45. When the Jews saw the multitudes. The vast concourse, in large part Gentiles, anxious to hear of the “ensign to whom the Gentiles shall seek,” aroused Jewish bigotry. Nothing ever stirred the Jews of either Palestine or of Gentile countries to such hatred as the declaration that Christ is a Savior of the Gentiles as well as the Jews. See 22:21. Contradicting and blaspheming. Contradicting the application of the prophecies to Jesus, which Paul made in his address; blaspheming by denying and speaking contemptuously of the Son of God.
46. It was necessary. The preachers met this attitude of the Jews by boldly stating their purpose to turn from them to the Gentiles. It was God's will that the Gospel should first be offered to the chosen people. See Acts 1:8; 3:26; Rom. 1:16. While the chosen people were to have the first opportunity, yet “God had put no difference” between Jew and Greek. As soon as the Jewish audiences manifested a self-willed, contradictory spirit, instead of engaging in idle disputation, the apostles were wont to turn to the Gentiles.
47. For so hath the Lord commanded. It was not only the Lord's will that they should preach first to the Jews, but that they should then turn to the Gentiles. So the Lord had shown in their own 476prophets. Isaiah 49:6 is quoted, where Christ is declared to be “a light of the Gentiles,” and appointed “for salvation to the ends of the earth;” a world Savior.
48. When the Gentiles heard this, they were glad. Glad, not only that the gospel was offered to them, but that in sacred writings of the Jews, it was declared that the Gentiles should have the gospel. They, too, had always been embraced in God's plan of redemption. As many as were ordained to eternal life. This passage has been used as a proof text for the extreme Calvinism that makes God arbitrarily select some for salvation and reject others. Wesley, on the other hand, says: “The original word rendered ordained is not once used in the Scriptures to express eternal predestination of any kind. The sense is that those, and those only, now ordained, now believed. Not that God rejected the rest; it was his will that they also should be saved, but they thrust salvation from them. Nor were those who then believed forced to believe. Grace was offered to them and they did not thrust it away.” It is God's ordination that those of humble, teachable, honest hearts, seeking the truth and life, shall come to life when it is offered, and such accepted the gospel on this occasion. Believed. “Made a public profession of their faith.”—Dean Howson.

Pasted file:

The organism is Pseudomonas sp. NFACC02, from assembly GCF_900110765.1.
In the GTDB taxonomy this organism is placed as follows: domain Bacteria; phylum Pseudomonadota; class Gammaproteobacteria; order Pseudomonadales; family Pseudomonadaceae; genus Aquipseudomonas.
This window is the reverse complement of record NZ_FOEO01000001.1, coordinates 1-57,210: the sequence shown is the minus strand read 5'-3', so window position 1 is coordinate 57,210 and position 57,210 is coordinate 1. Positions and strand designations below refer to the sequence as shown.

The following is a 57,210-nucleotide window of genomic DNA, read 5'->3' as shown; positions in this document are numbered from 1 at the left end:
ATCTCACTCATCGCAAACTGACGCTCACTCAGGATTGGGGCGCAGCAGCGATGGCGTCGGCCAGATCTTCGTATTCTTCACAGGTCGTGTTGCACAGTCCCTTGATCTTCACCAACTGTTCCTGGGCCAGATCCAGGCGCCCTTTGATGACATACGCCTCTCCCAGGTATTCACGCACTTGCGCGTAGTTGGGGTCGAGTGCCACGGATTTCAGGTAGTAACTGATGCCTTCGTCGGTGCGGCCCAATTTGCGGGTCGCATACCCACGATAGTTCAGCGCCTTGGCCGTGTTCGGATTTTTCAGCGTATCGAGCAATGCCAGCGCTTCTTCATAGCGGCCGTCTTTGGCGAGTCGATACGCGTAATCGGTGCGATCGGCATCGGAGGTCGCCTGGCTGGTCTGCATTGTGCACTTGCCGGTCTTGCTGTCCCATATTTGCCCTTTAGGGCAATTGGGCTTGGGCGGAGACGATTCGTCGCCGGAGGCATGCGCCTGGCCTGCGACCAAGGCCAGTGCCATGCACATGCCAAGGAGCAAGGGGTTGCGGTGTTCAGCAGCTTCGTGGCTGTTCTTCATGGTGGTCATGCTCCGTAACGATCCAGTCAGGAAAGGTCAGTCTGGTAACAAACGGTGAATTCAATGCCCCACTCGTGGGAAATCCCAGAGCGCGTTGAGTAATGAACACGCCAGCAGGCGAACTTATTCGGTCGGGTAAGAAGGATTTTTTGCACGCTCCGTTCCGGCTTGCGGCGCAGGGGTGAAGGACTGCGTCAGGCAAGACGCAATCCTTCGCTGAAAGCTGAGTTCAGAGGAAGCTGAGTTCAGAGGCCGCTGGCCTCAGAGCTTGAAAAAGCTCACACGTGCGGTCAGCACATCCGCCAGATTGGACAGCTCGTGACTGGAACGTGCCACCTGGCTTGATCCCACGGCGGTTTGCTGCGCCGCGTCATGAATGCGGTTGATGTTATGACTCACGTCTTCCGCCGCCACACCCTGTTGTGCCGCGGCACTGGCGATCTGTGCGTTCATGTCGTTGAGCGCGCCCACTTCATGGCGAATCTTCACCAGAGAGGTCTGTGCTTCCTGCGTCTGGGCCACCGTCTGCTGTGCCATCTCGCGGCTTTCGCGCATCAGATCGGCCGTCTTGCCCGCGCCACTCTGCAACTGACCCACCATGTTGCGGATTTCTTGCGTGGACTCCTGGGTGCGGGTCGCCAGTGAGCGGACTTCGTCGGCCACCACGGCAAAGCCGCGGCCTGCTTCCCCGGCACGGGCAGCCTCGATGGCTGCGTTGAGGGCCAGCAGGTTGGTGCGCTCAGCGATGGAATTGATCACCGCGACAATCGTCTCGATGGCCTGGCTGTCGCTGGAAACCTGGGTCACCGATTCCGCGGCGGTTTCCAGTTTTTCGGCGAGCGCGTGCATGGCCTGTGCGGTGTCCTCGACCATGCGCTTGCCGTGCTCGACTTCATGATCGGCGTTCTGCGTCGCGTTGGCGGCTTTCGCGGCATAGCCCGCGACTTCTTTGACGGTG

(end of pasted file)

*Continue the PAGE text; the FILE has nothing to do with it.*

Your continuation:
50. The Jews stirred up the devout and honourable women. Gentile women who had learned to revere the One God, women of high rank (see Revision). A Roman writer (Strabo) declares that the women in this part of Asia exerted a powerful influence. And the chief men. Probably the husbands of these women. Raised persecution. There was probably no appeal to the magistrates, who were Romans (Antioch of Pisidia was a Roman colony), but they excited tumultuous opposition. The missionaries retired for the time, because their work was interrupted. They were not exiled, for they returned afterward (14:21).
51. They shook off the dust of their feet. See Luke 9:5. The Master's command was obeyed. Iconium. In Lycaonia, about fifty miles east of the Pisidian Antioch. At a later period, Iconium became celebrated as the capital of the Turks, before Constantinople fell into their hands. The Turkish sultan was long called the Sultan of Iconium. It was only after the Turkish conquests in Europe that the capital was moved to Constantinople. It is still a place of 30,000 inhabitants, and is called Konieh.
52. The disciples were filled with joy. Those of Antioch. Even if Paul and Barnabas were driven away, they had left them a glorious inheritance. 476
|« Prev||The Era of Gentile Missions||Next »|
►Proofing disabled for this book
► Printer-friendly version